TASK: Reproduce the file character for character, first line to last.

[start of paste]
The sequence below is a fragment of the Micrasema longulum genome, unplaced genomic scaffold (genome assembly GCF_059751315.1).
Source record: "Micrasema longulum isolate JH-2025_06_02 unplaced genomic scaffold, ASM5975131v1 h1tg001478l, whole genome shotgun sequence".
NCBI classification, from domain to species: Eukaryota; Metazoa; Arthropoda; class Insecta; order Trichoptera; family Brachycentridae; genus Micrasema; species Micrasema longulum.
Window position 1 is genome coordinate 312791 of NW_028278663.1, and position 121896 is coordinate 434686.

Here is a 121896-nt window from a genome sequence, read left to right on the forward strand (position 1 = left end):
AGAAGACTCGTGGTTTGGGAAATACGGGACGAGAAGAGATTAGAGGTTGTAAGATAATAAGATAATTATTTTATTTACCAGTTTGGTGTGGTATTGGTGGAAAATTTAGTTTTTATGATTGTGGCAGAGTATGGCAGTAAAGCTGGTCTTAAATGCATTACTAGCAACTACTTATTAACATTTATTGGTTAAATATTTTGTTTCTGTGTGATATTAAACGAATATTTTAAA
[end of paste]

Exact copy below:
The sequence below is a fragment of the Micrasema longulum genome, unplaced genomic scaffold (genome assembly GCF_059751315.1).
Source record: "Micrasema longulum isolate JH-2025_06_02 unplaced genomic scaffold, ASM5975131v1 h1tg001478l, whole genome shotgun sequence".
NCBI classification, from domain to species: Eukaryota; Metazoa; Arthropoda; class Insecta; order Trichoptera; family Brachycentridae; genus Micrasema; species Micrasema longulum.
Window position 1 is genome coordinate 312791 of NW_028278663.1, and position 121896 is coordinate 434686.

Here is a 121896-nt window from a genome sequence, read left to right on the forward strand (position 1 = left end):
AGAAGACTCGTGGTTTGGGAAATACGGGACGAGAAGAGATTAGAGGTTGTAAGATAATAAGATAATTATTTTATTTACCAGTTTGGTGTGGTATTGGTGGAAAATTTAGTTTTTATGATTGTGGCAGAGTATGGCAGTAAAGCTGGTCTTAAATGCATTACTAGCAACTACTTATTAACATTTATTGGTTAAATATTTTGTTTCTGTGTGATATTAAACGAATATTTTAAA